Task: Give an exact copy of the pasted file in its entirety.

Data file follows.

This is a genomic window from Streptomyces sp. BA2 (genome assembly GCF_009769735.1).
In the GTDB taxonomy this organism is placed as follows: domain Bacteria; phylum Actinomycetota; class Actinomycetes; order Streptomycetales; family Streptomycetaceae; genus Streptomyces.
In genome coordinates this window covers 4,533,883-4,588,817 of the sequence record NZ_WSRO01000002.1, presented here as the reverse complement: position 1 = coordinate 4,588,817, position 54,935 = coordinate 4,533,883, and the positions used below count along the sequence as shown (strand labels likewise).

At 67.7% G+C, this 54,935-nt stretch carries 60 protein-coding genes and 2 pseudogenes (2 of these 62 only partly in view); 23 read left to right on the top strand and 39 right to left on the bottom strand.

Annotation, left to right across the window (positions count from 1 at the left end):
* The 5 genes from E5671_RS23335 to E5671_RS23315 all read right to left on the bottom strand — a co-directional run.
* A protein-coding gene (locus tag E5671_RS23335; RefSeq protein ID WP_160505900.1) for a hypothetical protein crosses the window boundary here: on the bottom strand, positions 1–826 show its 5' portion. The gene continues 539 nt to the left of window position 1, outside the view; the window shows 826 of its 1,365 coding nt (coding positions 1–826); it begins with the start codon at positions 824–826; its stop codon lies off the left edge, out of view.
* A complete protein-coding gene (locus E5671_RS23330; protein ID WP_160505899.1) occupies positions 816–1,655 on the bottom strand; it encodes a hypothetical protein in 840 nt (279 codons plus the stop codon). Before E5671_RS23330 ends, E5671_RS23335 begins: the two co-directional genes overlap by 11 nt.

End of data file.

This is a genomic window from Streptomyces sp. BA2 (genome assembly GCF_009769735.1).
In the GTDB taxonomy this organism is placed as follows: domain Bacteria; phylum Actinomycetota; class Actinomycetes; order Streptomycetales; family Streptomycetaceae; genus Streptomyces.
In genome coordinates this window covers 4,533,883-4,588,817 of the sequence record NZ_WSRO01000002.1, presented here as the reverse complement: position 1 = coordinate 4,588,817, position 54,935 = coordinate 4,533,883, and the positions used below count along the sequence as shown (strand labels likewise).

At 67.7% G+C, this 54,935-nt stretch carries 60 protein-coding genes and 2 pseudogenes (2 of these 62 only partly in view); 23 read left to right on the top strand and 39 right to left on the bottom strand.

Annotation, left to right across the window (positions count from 1 at the left end):
* The 5 genes from E5671_RS23335 to E5671_RS23315 all read right to left on the bottom strand — a co-directional run.
* A protein-coding gene (locus tag E5671_RS23335; RefSeq protein ID WP_160505900.1) for a hypothetical protein crosses the window boundary here: on the bottom strand, positions 1–826 show its 5' portion. The gene continues 539 nt to the left of window position 1, outside the view; the window shows 826 of its 1,365 coding nt (coding positions 1–826); it begins with the start codon at positions 824–826; its stop codon lies off the left edge, out of view.
* A complete protein-coding gene (locus E5671_RS23330; protein ID WP_160505899.1) occupies positions 816–1,655 on the bottom strand; it encodes a hypothetical protein in 840 nt (279 codons plus the stop codon). Before E5671_RS23330 ends, E5671_RS23335 begins: the two co-directional genes overlap by 11 nt.